With the markets in continued turmoil and investors looking for defensive plays to secure their wealth, attention is turning toward sturdy sectors like the utilities. But how safe is that attractive dividend from a company like BCE (BCE Stock Quote, Chart, News TSX:BCE)?
Pretty safe, says Brian Acker of Acker Finley who argues things would have to get a lot worse before BCE pulls that ripcord.
Shares of BCE have been slumping along steadily since the start of April, a month which saw unprecedented gains almost across the board for equities. Almost.
Canada’s telcos were all relative losers in April, with BCE gaining 1.7 per cent, Telus (Telus Stock Quote, Chart, News TSX:T) gaining 2.2 per cent and Rogers (Rogers Stock Quote, Chart, News TSX:RCI.B) actually losing 0.7 per cent, with those numbers telling the tale of a full month’s focus on the less defensive names out there like Amazon and Microsoft in comparison to the more defensive corners of the market.
But the Canadian utilities have always moved in reaction to the market’s bullish or bearish sentiment along with the movement of key interest rates both in Canada and the United States, and their security during turbulent times was on display in the previous month of March, where the Big Three Canadian names all suffered losses which were far less traumatic than your average equity.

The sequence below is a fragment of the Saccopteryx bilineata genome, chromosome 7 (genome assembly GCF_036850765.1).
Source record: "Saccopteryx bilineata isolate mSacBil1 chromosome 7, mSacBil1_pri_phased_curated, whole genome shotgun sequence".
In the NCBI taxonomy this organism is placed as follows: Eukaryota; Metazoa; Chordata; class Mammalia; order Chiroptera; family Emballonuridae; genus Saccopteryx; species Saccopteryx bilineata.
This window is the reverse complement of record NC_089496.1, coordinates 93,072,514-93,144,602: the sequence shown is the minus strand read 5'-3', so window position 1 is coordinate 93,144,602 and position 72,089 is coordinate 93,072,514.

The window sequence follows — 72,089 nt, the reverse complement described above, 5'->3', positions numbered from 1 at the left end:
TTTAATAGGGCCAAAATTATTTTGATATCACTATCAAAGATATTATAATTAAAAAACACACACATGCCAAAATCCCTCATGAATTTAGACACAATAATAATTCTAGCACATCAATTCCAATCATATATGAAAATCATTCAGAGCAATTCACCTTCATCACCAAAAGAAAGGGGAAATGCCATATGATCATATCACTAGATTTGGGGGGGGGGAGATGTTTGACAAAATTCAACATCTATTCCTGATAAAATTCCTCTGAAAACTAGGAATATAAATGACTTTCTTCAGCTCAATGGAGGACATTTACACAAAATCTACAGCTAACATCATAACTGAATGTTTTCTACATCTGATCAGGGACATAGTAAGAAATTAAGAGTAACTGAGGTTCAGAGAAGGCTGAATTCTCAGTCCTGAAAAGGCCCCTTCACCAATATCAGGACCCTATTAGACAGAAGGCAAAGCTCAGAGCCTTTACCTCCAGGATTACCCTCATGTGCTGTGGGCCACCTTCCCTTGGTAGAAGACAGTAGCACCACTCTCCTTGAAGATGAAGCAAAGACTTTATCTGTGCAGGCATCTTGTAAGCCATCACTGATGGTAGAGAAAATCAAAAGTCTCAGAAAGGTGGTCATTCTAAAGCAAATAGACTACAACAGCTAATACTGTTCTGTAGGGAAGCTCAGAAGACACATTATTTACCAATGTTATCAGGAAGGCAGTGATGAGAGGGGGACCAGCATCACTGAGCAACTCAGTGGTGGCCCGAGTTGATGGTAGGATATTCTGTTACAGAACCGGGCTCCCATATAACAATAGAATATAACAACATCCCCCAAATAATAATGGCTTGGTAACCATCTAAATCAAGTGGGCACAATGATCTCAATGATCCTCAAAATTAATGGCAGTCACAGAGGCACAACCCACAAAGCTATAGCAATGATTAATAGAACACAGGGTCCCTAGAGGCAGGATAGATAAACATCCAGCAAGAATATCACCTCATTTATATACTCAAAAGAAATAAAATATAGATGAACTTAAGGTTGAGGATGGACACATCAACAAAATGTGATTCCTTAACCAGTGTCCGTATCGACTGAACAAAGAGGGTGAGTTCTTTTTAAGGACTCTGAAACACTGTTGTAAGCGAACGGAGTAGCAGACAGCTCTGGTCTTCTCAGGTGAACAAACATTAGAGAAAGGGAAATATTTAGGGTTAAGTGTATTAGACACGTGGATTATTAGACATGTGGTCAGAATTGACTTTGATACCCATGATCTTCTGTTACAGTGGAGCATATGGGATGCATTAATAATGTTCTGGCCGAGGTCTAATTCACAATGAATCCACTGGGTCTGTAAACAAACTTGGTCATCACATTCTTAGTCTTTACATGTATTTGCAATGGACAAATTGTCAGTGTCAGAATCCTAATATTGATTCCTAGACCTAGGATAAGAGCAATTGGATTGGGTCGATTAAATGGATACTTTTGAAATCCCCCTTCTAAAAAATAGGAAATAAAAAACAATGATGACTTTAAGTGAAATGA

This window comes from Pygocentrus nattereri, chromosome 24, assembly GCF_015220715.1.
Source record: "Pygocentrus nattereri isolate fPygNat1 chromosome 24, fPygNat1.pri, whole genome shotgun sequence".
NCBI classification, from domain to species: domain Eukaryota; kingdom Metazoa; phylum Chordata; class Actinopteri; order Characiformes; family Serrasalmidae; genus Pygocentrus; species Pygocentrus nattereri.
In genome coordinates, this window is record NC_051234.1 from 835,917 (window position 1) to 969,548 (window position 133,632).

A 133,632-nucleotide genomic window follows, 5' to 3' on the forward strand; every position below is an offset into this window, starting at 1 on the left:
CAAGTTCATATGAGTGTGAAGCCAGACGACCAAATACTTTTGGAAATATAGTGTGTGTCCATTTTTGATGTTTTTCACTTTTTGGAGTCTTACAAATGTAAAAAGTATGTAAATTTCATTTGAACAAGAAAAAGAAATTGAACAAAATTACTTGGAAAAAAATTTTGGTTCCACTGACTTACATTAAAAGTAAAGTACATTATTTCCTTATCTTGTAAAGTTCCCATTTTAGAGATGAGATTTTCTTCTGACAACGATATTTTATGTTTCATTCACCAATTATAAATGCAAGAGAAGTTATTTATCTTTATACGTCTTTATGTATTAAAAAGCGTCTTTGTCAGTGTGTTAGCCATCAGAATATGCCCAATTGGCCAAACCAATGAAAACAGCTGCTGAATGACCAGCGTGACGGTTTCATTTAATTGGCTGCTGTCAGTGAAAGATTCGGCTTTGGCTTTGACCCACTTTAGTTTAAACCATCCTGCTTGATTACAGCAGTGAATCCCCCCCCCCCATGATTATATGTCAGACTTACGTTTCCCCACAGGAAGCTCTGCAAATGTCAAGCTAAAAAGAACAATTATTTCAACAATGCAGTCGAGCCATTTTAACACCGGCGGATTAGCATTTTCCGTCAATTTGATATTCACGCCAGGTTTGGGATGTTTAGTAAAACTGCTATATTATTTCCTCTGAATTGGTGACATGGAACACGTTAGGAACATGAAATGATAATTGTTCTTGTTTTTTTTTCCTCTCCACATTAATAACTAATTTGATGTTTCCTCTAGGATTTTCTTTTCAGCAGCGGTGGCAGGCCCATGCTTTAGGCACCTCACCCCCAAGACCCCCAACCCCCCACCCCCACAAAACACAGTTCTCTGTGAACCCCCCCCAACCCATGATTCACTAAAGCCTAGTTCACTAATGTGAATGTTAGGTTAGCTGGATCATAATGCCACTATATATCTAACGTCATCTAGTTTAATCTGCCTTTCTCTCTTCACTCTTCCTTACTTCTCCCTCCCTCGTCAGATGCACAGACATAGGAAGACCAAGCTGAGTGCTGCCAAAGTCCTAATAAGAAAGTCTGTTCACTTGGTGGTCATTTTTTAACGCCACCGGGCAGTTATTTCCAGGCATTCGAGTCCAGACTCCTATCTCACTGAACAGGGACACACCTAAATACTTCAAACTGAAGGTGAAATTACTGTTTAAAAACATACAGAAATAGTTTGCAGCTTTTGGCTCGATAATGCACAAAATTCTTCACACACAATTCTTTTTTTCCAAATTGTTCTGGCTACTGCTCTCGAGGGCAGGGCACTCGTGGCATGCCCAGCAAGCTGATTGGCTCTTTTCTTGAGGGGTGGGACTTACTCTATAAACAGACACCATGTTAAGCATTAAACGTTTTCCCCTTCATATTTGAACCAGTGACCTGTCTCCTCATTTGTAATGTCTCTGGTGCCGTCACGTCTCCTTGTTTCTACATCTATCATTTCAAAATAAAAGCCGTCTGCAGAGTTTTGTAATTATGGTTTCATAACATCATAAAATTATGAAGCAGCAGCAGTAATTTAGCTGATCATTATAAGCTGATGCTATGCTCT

For March, BCE lost just 2.1 per cent for the month, while Telus lost 8.1 per cent and Rogers dropped a measly 4.5 per cent.
That type of security is made all the more attractive by healthy and safe dividends from all three names, with Rogers currently yielding 3.5 per cent, Telus at 5.1 per cent and BCE yielding a hefty 5.8 per cent.
And Acker says investors have little to worry about on the durability of, say, the dividend from BCE, a company which has increased its dividend per share for now 11 consecutive years.
“It’s regulated versus unregulated: all those companies [such as Canadian banks and telecom companies] are regulated, so that’s the good news,” said Acker, speaking to BNN Bloomberg on Friday.
“So, BCE can get their money from the Canadians and there’s institutions behind that.”
“Will the banks cut their dividend? They have a history of not doing that,” Acker said. “If COVID-19 basically lasts and we’re all out in the summer and in the fall, those dividends are safe. If this is a two year thing that just goes on and on, kind of a rolling thing, then nothing is safe, including the dividends of those companies.”
“So you have to watch them,” Acker said.
Last week, BCE reported its first quarter 2020 earnings, showing a profit of $680 million or $0.75 per share compared to $740 million or $0.82 per share a year earlier. Operating revenue was $5.68 billion, down a touch from $5.73 billion in Q1 2019.
Management withdrew its guidance for 2020 due to the COVID-19 crisis, although it did not foresee any changes to its planned capital expenditures for the year and said its dividend payouts would likely continue as planned.